Finding 6: An asset manager’s size does not prevent it from voting in favour of environmental and social shareholder resolutions.
While there was a moderate, negative link between an asset manager’s size and their voting performance[v], large, medium and small asset managers can be either leaders or laggards in their support for environmental and social shareholder resolutions (Figure 6). The very largest asset managers performed poorly, however, Amundi Asset Management is the seventh largest asset manager in the world and ranked tenth in our assessment.
Meanwhile, two small European asset managers, Impax Asset Management Group and Walter Scott & Partners, ranked first and 68th respectively. Impax has $56 billion of assets under management (one two-hundredth the size of BlackRock) and backed 100% of the resolutions we assessed. Its strong support for environmental and social resolutions is likely related not to its size but to its impact-oriented investment philosophy.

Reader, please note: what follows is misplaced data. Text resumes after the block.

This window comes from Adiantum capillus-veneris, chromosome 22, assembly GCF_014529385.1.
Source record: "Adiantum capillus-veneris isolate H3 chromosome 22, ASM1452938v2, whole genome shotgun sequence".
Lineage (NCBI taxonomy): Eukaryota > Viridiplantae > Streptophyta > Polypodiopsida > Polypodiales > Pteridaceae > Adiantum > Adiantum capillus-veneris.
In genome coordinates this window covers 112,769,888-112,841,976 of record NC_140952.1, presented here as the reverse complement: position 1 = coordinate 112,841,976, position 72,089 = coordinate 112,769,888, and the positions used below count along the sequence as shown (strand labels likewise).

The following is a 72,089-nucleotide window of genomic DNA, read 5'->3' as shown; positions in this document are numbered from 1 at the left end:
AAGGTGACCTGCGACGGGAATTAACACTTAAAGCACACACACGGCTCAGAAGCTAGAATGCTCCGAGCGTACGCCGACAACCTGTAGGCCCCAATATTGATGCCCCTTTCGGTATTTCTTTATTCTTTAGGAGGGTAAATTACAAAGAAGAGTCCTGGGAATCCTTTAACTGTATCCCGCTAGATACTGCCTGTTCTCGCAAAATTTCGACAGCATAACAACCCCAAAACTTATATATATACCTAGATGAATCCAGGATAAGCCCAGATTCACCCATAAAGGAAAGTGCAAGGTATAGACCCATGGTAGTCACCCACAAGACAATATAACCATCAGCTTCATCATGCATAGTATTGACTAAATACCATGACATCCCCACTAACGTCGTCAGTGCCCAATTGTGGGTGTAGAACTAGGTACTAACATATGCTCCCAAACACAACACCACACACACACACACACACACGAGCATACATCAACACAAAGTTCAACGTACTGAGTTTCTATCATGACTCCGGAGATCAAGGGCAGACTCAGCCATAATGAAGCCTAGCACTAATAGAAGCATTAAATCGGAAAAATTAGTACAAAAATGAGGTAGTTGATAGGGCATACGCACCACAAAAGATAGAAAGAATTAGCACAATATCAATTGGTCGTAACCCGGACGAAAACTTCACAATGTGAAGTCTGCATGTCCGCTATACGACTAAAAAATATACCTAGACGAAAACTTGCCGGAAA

However, other asset managers without this impact focus do also vote in favour of a large proportion of shareholder resolutions. This is evidenced by Man Group and Candriam, which backed 96% and 98% of resolutions respectively.
Figure 6 – An asset managers’ size does not prevent it from supporting a large percentage of environmental and social shareholder resolutions
Finding 7: Three asset managers improved on their 2021 voting performance by more than 30 percentage points.
Three European asset managers made the largest improvements in voting performance compared to 2021, looking at a comparable list of resolutions. SEB Investment Management, PGGM Investments, and Eurizon Asset Management all increased their voting performance by more than 30 percentage points (Figure 7). Their improvement was largely driven by significantly fewer instances of ‘Did Not Vote’ (where the asset manager actively chose not to cast a vote).